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Predictors of Safe Work Behavior and Central Nervous System Toxicity Symptoms in the Dry-Cleaner Workforce

  • Author(s): Nouredini, Sahar
  • Advisor(s): Hong, Oisaeng
  • et al.
Abstract

Background: Occupational exposure to solvents, such as perchloroethylene has been associated with neurotoxicity. Within the dry-cleaner population, several technological advances have reduced exposure to solvents, however little research has been conducted to ensure that workers are adequately protected. Therefore it is important to determine the prevalence of central nervous system (CNS) toxicity symptoms in a recent dry-cleaner worker population. It is also necessary for workers to engage in safe work behaviors to further reduce exposure to solvents. Hence, an understanding of predictors that promote engagement in safe work behavior is important.

Objective: The aims of this research were: 1) summarize existing research on CNS toxicity symptoms that are associated with perchloroethylene exposure below 100 parts per million. 2) assess the prevalence of CNS toxicity symptoms in dry-cleaners exposed to organic solvents. 3) identify predictors of safe work behavior among dry-cleaners.

Methods: Articles for the literature review were primarily selected from three search engines of peer-reviewed literature. Secondary analysis of an existing cross-sectional dataset of a convenience sample of198 dry-cleaner workers, working primarily in the Midwestern United States. Data collection included self- reported information regarding personal and work-place characteristics, personal beliefs regarding health effects and sources of solvent exposure, symptoms experienced within the prior twelve month period use of personal protective equipment (PPE) and engagement in personal protective behavior (PPB).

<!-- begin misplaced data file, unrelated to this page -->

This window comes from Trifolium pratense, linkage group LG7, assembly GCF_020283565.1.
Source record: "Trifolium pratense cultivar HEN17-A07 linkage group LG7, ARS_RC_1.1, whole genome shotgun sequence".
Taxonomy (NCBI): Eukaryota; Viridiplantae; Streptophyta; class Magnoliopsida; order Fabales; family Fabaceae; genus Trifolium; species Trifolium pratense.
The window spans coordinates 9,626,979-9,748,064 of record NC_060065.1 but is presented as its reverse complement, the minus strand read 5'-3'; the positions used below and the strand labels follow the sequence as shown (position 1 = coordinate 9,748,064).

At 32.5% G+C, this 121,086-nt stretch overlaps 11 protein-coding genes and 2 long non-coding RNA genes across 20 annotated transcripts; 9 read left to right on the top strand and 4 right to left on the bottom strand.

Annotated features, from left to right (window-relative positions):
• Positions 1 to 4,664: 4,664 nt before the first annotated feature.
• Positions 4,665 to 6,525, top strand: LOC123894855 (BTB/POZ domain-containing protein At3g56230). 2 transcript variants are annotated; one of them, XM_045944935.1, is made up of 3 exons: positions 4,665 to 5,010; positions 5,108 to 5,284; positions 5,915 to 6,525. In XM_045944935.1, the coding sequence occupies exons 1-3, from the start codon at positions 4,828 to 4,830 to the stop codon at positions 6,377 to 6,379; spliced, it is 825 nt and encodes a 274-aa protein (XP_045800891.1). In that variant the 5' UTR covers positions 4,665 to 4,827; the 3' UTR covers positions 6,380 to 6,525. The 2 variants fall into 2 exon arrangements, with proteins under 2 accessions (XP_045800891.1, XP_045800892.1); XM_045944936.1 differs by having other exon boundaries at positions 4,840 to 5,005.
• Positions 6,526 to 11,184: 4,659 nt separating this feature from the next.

Results: In total 14 of the 15 articles reviewed found perchloroethylene exposure below 100 ppm was associated with at least one symptom of CNS toxicity. Symptoms associated with perchloroethylene exposure included: visual impairment, dizziness, motor-coordination deficits, impaired memory and attention deficits. The secondary data analysis revealed that, controlling for use of PPE, workers in the high exposure group were four times more likely (prevalence risk [PR]=4.2; 95%CI 0.9-19.6) to report memory loss and three times more likely (PR= 3.4; 95%CI 1.1-10.7) to report loss of visual perception compared to their counterparts in the low/ moderate-exposure group, however, being an owner was the strongest predictor for CNS toxicity symptoms. In regards to engaging in safe work behavior, receiving safety training and working in high exposure group predicted PPB with the final model explaining 30% (p<.001) of variance. Being an owner, male, having a lower perceived exposure score, and using an alternative solvent to perchloroethylene predicted PPE use, explaining 32% (p<.001) of variance.

Conclusion: Both the literature review and the descriptive study highlight the need for more rigorous research to better understand the risk of CNS toxicity and predictors of safe work behavior in the current dry-cleaner workforce exposed to solvents. Future interventions to increase engagement in safe work behavior should focus on increasing personal protective equipment use among dry-cleaners, especially those who use Perchloroethylene.

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